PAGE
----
End of a Desperate Ruffian

Doing some research on a possible future project, I came across this: a judge passing sentence in a Revolutionary War case that today might be called today attempted murder with special circumstances. The prisoner, named Abijah Wright, had with several confederates broken into the home of a Pennsylvania militia colonel; his intent was to murder the colonel or deliver him to the British; but the colonel, aided by one of his sons, “discomfited” the attackers. Wright was captured, tried and convicted of “felony and burglary,” and sentenced to death. (He was also charged with treason, but there’s no record of how the jury disposed of that charge, apparently; I found a recent paper on Wright’s trial, one of nearly two dozen similar proceedings held in late 1778 and early 1779 in Philadelphia).

Here’s what the judge had to say to Mr. Wright:

“YOU have been indicted of a burglary and thereto pleaded that you were not guilty, and for trial put yourself upon God and your Country: They have found you guilty. What have you to say, why sentence of death should not be pronounced against you?

“(A long pause ensued and no answer)

“A copy of your indictment, and of the panel of the jury who were to try you, was delivered to you many days before your trial, that you might be prepared in the best manner for your defence and challenges. Upon your trial you have had two able Counsels assigned you by the Court to render you every possible assistance. A sensible and unbiased jury have found a verdict against you upon as clear and full evidence as ever was given in a Court of Justice. It only remains for the Court to pronounce the awful sentence prescribed by law.

“Before this is done it may be useful to you to remind you of the heinousness of your crime, and in what manner you ought to employ the few days which may be allotted to you in this life. The law has so particular and tender a regard to the immunity of a [man’s] house, that it stiles it his Castle, and will never suffer it to be violated with impunity. You have in the dead of night, with a number of desperate ruffians, broke and entered the mansion house of Colonel Andrew Knox, in this county, then peaceably in his bed, it being after midnight, and when all the creation, except beasts of prey, were to be supposed at rest. You broke and entered this house in a hostile manner, with arms in your hands and with an intent to murder the owner, having discharged many loaded muskets at him. It has been alledged, that you might have intended not to murder him, but to carry him away a prisoner to the enemy, then in possession of this city. This is so far from being an extenuation of your guilt, that it is an aggravation of it; for you, in such a case, would have been guilty of treason. … [Y]ou, his countryman … attempted to put him into the power and under the dominion of his inveterate foes, foes to God and man, by whom you were sure he would at least have been confined in a loathesome dungeon, if not assassinated, or starved to death. But he, with the assistance of his son, discomfitted seven of you, whatever your wicked purposes might have been, and has proved that he was not deficient in that prowess and courage necessary for the station he was in. …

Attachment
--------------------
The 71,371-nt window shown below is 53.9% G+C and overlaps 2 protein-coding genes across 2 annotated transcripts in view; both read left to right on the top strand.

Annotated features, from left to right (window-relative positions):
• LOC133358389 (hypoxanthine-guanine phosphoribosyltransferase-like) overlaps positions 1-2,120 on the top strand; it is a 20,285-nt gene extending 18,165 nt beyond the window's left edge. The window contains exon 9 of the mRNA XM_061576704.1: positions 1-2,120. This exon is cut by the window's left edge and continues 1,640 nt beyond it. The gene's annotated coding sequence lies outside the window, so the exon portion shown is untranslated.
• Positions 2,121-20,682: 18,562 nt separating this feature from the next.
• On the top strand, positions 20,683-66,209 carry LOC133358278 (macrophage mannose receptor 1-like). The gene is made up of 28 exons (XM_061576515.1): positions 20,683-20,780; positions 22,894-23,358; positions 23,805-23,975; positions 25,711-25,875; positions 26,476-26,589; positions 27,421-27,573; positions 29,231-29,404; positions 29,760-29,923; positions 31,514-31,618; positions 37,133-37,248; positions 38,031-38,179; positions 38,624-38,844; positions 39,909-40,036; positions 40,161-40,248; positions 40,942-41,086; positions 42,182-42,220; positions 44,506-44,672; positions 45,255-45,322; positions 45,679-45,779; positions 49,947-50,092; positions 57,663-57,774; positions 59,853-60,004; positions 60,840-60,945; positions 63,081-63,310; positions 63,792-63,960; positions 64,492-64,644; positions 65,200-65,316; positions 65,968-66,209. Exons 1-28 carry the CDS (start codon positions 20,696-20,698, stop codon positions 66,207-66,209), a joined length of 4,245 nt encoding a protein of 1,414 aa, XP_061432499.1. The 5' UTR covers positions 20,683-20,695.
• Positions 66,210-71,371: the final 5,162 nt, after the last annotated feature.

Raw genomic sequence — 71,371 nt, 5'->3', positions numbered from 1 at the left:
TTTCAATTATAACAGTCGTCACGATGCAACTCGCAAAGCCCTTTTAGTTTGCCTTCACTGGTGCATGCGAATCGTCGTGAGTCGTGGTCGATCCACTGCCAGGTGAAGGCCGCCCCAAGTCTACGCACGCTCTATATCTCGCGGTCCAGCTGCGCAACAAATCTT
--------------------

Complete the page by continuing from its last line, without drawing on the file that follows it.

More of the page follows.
“Let me intreat you for God’s sake, who wisheth not the death of a sinner; for Christ’s sake, who died for all mankind; for your own sake, whose eternal happiness or misery depend upon a sincere repentance; to reflect seriously upon your past life, to redeem your time, and to be earnest and importunate at the throne of grace for mercy and forgiveness. If your desire the conversation, advice or prayers of any pious divines, or other good men, the Court will use their best endeavors to obtain them for you. Do not go out of the world in the manner too, too many thoughtless wretches in your condition are apt to do. Be convinced of the justice of your punishment, ask pardon of your offended country; but strive, above all things, to make your peace with God.

“Having now discharged my duty to you as a Christian, I must resume the office of the Judge.

” ‘YOU shall be taken back to the place from whence you came, and from thence to the place of execution, and there be hanged by the neck until dead.’ God be merciful to your soul.”

5 Comments

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5 Responses to End of a Desperate Ruffian

  1. An early activist judge? So thick with religion and good with a word. Interesting. I thought treason was the only crime, other than the taking of a life, for which one could be executed. But, this was the 1770s.

  2. Dan

    It was the 1770s, and in the middle of a war, and the defendant had wound up on the wrong side. Those Pennsylvania papers have lots of grim tidings about executions; one thing that shocked me is that some of the convicted — it seems to usually have been slaves — were burned at the stake. I’ve come across at least three mentions of that happening. in the mid to late 18th century, including once after the Bill of Rights proscription of “cruel and unusual punishment.”

  3. jb

    To which Wright might have replied: “Wow judge…you are such a bummer. If I wasn’t dicomfited before this, I am now. Can’t we just work this out over a nice cheesesteak?”

  4. david w. maxey

    sounds like Thomas McKean, the chief justice, in full rhetorical flight. I would be interrested in knowing where the sentencing statement for Wright appears

  5. Dan

    David, you know your 18th century Pennsylvania jurists. I’ve read elsewhere (in the “recent paper” I linked to in that post–it’s by a guy named Carlton Lawson from UC-Davis) that McKean did in fact preside at Wright’s trial. The statement was printed in the December 8, 1778, issue of The Pennsylvania Packet. It’s on microfilm at UC-Berkeley, which I’m attending as a superannuated undergraduate.

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